Chekhov meets “Gossip Girl” in “This Is Our Youth,” Kenneth Lonergen’s bruising but sensitive comedic drama about insecure and unsure teens living on the Upper West Side in the early 1980s.
Since its 1996 Off-Broadway premiere, it has been acclaimed for its frank, casual depiction of affluent youths trying to rebel against their parents, while still attached to their purse strings, and getting carelessly mixed up in drugs and sex.
Well-known actors that have appeared in various productions over the years include Mark Ruffalo, Matt Damon and Jake Gyllenhaal.
Staged by Anna D. Shapiro (“August: Osage County,” “Of Mice and Men”) with raw intensity and a rough edge, the current Broadway production features Michael Cera, Kieran Culkin and writer Tavi Gevinson.
Cera plays the awkward and anxious Warren, who shows up unannounced at his self-centered friend Donald’s apartment, having just stolen a wad of cash from his father.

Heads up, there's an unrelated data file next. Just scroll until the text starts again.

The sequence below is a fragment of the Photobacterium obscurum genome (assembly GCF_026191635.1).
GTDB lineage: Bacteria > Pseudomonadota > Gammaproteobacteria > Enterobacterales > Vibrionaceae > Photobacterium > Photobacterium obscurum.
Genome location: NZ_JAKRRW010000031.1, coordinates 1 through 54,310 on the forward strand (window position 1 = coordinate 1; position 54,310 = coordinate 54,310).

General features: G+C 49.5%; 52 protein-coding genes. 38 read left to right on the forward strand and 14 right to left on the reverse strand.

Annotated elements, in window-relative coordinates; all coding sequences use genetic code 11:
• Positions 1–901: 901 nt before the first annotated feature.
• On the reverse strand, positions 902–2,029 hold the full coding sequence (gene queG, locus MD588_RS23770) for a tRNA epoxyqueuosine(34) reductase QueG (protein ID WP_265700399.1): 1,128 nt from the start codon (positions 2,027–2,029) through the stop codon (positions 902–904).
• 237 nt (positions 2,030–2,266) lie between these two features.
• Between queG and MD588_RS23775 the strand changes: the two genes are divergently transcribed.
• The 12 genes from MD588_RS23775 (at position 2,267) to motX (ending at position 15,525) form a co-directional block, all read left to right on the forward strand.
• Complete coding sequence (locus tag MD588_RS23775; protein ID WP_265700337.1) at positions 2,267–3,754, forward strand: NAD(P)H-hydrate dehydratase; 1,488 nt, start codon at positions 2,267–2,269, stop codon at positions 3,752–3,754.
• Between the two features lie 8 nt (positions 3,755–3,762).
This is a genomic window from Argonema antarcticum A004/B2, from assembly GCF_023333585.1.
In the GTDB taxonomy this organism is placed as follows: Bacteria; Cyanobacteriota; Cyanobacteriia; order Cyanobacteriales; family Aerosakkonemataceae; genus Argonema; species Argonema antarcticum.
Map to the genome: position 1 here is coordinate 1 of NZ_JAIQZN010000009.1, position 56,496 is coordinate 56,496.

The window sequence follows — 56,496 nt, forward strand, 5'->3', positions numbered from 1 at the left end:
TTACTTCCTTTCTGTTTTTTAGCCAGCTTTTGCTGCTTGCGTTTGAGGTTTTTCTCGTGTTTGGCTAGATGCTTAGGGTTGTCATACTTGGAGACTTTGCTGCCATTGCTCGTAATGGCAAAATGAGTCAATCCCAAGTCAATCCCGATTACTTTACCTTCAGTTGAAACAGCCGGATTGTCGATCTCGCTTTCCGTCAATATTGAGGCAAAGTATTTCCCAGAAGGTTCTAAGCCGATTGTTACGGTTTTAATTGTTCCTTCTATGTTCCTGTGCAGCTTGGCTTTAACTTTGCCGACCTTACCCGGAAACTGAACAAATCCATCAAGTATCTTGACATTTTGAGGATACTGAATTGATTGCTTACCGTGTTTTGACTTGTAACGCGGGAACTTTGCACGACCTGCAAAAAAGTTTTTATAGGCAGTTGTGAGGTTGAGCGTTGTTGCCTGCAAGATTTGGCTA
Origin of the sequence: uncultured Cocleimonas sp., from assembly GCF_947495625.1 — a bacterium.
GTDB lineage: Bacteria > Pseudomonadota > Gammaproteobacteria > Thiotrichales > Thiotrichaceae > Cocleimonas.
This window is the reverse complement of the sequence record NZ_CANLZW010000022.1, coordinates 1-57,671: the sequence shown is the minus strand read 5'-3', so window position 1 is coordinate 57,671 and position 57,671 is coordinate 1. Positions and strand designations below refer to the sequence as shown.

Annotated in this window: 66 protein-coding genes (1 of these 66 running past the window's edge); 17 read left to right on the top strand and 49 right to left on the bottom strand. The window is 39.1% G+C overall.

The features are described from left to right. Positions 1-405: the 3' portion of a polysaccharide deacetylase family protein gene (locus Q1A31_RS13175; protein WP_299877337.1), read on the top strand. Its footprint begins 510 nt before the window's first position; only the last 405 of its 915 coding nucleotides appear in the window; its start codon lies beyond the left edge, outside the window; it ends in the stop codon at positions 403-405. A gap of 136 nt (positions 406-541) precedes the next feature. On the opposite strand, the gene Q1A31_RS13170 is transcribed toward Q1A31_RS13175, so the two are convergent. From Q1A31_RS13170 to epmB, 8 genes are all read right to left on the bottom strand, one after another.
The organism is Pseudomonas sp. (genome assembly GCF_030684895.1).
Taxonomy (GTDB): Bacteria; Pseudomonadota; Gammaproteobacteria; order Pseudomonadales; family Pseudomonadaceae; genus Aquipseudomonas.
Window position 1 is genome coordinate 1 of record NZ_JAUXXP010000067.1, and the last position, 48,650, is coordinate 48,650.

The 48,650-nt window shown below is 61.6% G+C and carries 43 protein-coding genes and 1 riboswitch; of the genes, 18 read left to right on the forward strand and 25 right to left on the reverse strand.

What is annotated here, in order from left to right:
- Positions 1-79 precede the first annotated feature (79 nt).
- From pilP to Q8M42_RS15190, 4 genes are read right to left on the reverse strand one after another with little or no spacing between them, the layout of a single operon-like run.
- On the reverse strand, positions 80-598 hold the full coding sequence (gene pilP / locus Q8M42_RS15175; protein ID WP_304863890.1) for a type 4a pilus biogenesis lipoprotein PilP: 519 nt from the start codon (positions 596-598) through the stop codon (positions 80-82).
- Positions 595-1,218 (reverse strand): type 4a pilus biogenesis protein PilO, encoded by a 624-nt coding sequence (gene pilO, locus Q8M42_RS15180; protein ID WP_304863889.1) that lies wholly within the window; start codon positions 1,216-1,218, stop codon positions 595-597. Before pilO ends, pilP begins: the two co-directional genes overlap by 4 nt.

After the two contemplate using the money to finance a drug transaction, Warren gets to spend time with his crush Jessica, a relentlessly questioning fashion student.
After a first kiss, they splurge and spend the night at a suite at the Plaza. All three spend the next morning freaking out about their actions from the night before.
There’s no escaping the fact that Cera is giving a performance that closely mirrors his nervous nice guy persona from “Arrested Development” and “Superbad.” Even so, it suits his character and he brings plenty of laughs.
The 18-year-old Gevinson, who has terrific rapport with Cera, vigorously conveys Jessica’s suspicious nature.
Culkin displays greater range as Dennis, who embodies cocky 1980s materialism, seeing himself as an entrepreneur.
“This Is Our Youth” plays at the Cort Theatre through Jan. 4. 138 W. 48th St., thisisouryouthbroadway.com.